There is a global context for making quick progress: the key message of the United Nations Secretary General’s Study on Violence against Children, reported to the General Assembly in October 2006, is that no violence against children is justifiable; all violence against children is preventable. The Study urges all States to move quickly to prohibit all forms of violence against children – including all corporal punishment – setting a target of 2009.
“The Study should mark a turning point – an end to adult justification of violence against children, whether accepted as ‘tradition’ or disguised as ‘discipline’. There can be no compromise in challenging violence against children. Children’s uniqueness – their potential and vulnerability, their dependence on adults – makes it imperative that they have more, not less, protection from violence.”
In its Recommendation 1666 (2004) calling for a Europe-wide ban on corporal punishment of children, the Parliamentary Assembly of the Council of Europe considered that “any corporal punishment of children is in breach of their fundamental right to human dignity and physical integrity.”
Therefore the Recommendation called for a coordinated and concerted campaign for the total abolition of corporal punishment of children. Noticing the success of the Council of Europe in abolishing the death penalty, it called for Europe to become, as soon as possible, ‘a corporal punishment-free zone for children.’
Furthermore, the Council of Europe Convention on Preventing and Combating Violence against Women and Domestic Violence (Istanbul Convention) requires States Parties to prevent violence against women, protect victims and prosecute the perpetrators. It introduces a number of criminal offences for physical, sexual and psychological violence for which more severe sentences are required when the offence is committed against or in the presence of a child.
On 27 June 2014 Romania signed the Convention.
On 17 November 2010 at the 1098th meeting of the Ministers’ Deputies, the Committee of Ministers adopted Guidelines on child-friendly justice (CM/ Del/Dec(2010)1098/10.2).
It reiterated that the best interest of children must be a primary consideration in all matters involving or affecting them and that justice must be adapted to and focused on the needs and rights of the child, including his or her right to respect for his or her physical integrity and dignity. The guidelines recognize the children’s right to legal counseling and to expeditious proceedings.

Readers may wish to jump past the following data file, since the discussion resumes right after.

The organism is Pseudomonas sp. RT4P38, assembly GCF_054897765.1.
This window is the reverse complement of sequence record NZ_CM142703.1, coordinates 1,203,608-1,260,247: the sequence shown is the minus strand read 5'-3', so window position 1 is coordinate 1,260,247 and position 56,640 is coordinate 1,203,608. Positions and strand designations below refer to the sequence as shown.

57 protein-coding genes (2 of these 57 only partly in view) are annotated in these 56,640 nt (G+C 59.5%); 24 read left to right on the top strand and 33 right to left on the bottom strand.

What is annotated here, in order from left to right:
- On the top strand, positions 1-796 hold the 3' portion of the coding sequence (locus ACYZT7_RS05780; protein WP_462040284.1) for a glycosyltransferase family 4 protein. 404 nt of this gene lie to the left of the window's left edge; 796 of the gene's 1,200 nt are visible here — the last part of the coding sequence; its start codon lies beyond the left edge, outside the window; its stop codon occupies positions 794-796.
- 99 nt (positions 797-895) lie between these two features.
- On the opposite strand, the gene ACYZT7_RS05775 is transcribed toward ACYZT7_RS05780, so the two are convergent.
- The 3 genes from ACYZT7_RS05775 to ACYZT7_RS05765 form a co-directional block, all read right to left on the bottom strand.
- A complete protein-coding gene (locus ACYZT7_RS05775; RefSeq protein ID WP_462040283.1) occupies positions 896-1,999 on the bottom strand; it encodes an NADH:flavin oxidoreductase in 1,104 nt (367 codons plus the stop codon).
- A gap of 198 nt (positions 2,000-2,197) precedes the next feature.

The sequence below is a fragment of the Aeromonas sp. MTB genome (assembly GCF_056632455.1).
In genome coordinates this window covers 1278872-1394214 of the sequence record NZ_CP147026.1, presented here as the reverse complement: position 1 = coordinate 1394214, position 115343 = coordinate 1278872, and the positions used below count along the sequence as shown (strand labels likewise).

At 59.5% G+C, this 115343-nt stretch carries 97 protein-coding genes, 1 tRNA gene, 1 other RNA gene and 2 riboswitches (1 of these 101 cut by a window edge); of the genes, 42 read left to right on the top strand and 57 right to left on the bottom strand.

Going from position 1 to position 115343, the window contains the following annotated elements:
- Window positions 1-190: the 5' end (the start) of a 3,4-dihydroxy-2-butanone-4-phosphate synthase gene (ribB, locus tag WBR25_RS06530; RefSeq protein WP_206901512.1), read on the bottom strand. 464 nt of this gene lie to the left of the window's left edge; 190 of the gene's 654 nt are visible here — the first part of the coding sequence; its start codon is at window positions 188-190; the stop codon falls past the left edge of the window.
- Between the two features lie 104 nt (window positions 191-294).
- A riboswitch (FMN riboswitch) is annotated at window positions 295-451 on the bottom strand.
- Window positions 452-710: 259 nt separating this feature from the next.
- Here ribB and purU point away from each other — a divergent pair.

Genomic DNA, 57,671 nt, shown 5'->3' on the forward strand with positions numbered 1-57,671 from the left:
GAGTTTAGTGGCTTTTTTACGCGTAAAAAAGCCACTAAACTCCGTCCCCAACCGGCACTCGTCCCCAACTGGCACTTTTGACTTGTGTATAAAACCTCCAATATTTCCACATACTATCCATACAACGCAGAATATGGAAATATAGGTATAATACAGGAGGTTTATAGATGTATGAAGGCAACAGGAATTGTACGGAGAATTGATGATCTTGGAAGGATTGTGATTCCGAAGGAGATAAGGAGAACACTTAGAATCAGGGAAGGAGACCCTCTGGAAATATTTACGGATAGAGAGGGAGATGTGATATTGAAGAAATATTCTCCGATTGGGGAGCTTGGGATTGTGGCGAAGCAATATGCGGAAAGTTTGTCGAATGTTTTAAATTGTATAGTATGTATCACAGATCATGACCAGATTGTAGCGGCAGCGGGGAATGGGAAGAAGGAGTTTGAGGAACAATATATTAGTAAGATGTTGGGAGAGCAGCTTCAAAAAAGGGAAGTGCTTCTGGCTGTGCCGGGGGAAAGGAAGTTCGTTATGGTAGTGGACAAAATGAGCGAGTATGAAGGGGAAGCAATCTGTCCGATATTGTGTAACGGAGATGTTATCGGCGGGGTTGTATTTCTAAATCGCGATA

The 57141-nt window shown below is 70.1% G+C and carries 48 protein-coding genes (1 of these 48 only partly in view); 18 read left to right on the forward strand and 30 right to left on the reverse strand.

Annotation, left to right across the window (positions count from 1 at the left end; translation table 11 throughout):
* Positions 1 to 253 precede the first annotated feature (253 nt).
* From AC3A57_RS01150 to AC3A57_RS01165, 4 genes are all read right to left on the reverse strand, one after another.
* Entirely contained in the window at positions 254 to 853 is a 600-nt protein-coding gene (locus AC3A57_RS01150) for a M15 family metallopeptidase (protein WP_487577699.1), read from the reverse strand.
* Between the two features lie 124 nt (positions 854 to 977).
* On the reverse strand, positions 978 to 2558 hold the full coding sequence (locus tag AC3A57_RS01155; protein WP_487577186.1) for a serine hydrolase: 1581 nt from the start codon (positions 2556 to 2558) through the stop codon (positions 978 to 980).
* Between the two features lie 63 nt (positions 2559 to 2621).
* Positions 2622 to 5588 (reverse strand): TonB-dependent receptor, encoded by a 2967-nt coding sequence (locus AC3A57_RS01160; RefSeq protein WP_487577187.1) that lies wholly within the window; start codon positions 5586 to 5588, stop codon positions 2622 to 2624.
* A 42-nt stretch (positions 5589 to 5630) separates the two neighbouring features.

UNITED NATIONS CONVENTION OF THE RIGHTS OF THE CHILD
The United Nations Convention on the Rights of the Child, also recognizes the children’s right to be protected from domestic abuse and urges States to put in place adequate procedures and mechanisms to deal with the matter (Article 19):
“1. States Parties shall take all appropriate legislative, administrative, social and educational measures to protect the child from all forms of physical or mental violence, injury or abuse, neglect or negligent treatment, maltreatment or exploitation, including sexual abuse, while in the care of parent(s), legal guardian(s) or any other person who has the care of the child.
2. Such protective measures should, as appropriate, include effective procedures for the establishment of social programs to provide necessary support for the child and for those who have the care of the child, as well as for other forms of prevention and for identification, reporting, referral, investigation, treatment and follow-up of instances of child maltreatment described heretofore, and, as appropriate, for judicial involvement.”
On 18 April 2011 the UN Committee on the Rights of the Child affirmed that no form of violence against children, however light, could be tolerated, including in the familial sphere, and reiterated the States’ obligation to prevent violence and protect child victims. The Committee further reiterated that corporal punishment, as defined in its general comment No. 8, however light, was also banned. The relevant parts read as follows:
“17. No exceptions. The Committee has consistently maintained the position that all forms of violence against children, however light, are unacceptable. “All forms of physical or mental violence” does not leave room for any level of legalized violence against children. Frequency, severity of harm and intent to harm are not prerequisites for the definitions of violence. States parties may refer to such factors in intervention strategies in order to allow proportional responses in the best interests of the child, but definitions must in no way erode the child’s absolute right to human dignity and physical and psychological integrity by describing some forms of violence as legally and/or socially acceptable.
The Special Representative of the Secretary General of the UN on violence against children actively participates in programmes and activities aimed at tackling the issue of domestic violence against children, to name the most recent: support to the Panama Declaration on Ending Violence against Children adopted by over five hundred faith leaders from 70 countries at the 5th Forum of the Global Network of Religions for Children in May 2017.
In December 2013 UNICEF launched the initiative #ENDviolence which builds on growing public consensus that violence against children can no longer be tolerated and that it can only be stopped by the collective efforts of ordinary citizens, policymakers, governments and international stakeholders. The strategies developed include supporting parents and equipping children with life skills; changing attitudes; strengthening judicial, criminal and social systems and services; and generating evidence and awareness about violence and its human and socio-economic costs, in order to change attitudes and norms.
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The European Court of Human Rights was set up in Strasbourg by the Council of Europe Member States in 1959 to deal with alleged violations of the 1950 European Convention on Human Rights.
- Judgment was given by a Chamber of seven judges, composed as follows:
Ganna Yudkivska (Ukraine), President,
- Vincent A. De Gaetano (Malta),
- Paulo Pinto de Albuquerque (Portugal),
- Iulia Motoc (Romania),
Carlo Ranzoni (Liechtenstein),
- Marko Bošnjak (Slovenia),
- Péter Paczolay (Hungary)
and also Marialena Tsirli, Section Registrar.